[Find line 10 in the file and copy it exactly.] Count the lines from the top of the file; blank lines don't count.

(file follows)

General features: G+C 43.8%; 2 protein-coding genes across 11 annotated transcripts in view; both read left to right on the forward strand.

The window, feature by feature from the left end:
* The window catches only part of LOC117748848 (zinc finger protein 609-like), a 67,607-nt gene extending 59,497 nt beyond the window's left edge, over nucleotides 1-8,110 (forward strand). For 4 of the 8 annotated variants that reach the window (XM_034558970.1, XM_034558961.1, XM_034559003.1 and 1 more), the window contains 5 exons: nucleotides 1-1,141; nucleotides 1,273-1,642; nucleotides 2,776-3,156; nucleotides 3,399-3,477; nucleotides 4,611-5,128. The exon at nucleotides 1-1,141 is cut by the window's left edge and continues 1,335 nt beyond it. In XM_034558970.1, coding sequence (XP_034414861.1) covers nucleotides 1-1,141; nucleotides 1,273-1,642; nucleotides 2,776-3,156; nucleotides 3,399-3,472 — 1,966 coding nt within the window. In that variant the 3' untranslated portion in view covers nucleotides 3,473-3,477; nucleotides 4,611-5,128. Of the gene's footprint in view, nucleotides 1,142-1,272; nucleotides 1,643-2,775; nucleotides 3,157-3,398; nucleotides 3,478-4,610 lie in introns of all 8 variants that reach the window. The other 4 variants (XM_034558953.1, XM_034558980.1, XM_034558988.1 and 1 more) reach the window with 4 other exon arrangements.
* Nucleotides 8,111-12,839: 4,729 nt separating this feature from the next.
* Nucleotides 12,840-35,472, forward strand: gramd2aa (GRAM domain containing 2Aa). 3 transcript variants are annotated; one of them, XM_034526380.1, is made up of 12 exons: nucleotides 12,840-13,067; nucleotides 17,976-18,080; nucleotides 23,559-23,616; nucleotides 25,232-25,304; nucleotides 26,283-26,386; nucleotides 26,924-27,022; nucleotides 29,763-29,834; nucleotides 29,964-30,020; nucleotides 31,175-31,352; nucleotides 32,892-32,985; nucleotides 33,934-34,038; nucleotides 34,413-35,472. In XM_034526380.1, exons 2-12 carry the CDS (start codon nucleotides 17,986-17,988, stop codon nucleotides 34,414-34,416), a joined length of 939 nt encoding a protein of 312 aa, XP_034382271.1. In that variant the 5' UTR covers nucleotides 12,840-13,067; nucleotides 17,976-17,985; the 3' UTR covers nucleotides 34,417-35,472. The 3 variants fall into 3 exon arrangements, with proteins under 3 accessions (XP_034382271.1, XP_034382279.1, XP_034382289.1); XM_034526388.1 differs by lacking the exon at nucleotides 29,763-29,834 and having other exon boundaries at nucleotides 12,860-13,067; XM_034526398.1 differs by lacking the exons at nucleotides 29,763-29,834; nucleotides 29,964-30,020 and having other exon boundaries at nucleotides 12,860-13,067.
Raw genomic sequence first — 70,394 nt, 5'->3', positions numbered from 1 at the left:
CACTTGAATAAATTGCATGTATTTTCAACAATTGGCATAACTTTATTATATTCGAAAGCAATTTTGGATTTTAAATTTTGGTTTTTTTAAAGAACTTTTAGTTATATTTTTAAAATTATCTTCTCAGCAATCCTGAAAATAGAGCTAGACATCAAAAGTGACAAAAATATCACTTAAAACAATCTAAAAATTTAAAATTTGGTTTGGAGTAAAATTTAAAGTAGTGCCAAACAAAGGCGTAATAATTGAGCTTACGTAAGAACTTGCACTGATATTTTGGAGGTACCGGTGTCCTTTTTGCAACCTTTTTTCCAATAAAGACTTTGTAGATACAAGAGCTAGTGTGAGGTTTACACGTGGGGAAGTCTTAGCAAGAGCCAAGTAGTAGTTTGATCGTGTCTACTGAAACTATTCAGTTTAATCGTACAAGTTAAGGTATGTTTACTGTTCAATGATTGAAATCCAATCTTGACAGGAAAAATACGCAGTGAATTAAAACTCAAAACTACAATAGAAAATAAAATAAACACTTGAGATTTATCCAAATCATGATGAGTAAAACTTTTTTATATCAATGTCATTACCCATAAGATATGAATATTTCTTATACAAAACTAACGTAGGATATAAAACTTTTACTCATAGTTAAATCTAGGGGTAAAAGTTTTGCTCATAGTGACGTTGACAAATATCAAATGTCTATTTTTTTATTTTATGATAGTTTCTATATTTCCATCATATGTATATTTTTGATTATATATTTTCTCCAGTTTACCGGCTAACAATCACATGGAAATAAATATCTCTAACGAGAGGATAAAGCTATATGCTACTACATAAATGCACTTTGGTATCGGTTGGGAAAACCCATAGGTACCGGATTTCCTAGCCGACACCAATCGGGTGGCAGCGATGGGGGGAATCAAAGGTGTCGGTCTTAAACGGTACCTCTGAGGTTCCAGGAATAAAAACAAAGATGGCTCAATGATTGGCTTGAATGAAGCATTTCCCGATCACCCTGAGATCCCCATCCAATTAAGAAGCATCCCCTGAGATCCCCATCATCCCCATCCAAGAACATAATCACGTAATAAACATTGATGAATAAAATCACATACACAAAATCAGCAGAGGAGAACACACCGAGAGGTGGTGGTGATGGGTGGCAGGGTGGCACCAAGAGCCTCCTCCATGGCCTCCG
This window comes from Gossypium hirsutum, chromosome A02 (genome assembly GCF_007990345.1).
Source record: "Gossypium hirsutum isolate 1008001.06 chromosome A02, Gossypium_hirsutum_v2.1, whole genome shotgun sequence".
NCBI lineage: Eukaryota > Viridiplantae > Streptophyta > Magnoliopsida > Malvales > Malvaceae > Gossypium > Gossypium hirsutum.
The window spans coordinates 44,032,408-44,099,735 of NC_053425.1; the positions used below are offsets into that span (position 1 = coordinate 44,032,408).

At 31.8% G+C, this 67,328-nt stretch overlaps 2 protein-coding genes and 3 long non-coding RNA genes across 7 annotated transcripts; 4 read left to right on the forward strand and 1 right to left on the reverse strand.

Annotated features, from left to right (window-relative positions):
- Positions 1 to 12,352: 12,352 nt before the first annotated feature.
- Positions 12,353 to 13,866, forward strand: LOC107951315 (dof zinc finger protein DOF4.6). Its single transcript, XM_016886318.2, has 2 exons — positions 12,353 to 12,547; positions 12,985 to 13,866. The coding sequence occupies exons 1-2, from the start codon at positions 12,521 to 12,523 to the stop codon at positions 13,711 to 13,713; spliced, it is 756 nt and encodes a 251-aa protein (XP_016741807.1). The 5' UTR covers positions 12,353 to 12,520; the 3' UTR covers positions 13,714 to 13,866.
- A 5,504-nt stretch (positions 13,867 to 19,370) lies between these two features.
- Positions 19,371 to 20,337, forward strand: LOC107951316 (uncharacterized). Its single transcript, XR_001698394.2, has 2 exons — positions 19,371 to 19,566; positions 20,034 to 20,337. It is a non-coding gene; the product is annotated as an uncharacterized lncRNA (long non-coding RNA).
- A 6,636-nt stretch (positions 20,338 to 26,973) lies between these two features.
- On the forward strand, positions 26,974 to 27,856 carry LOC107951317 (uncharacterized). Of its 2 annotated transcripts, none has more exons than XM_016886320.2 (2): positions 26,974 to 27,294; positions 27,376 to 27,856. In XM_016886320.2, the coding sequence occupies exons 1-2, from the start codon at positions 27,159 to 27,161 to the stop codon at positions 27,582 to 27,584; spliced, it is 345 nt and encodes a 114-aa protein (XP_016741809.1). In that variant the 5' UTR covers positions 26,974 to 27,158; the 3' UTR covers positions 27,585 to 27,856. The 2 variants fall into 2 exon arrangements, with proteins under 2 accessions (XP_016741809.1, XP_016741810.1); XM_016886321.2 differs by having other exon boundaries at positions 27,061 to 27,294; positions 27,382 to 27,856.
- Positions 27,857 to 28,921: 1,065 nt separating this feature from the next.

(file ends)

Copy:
NCBI lineage: Eukaryota > Viridiplantae > Streptophyta > Magnoliopsida > Malvales > Malvaceae > Gossypium > Gossypium hirsutum.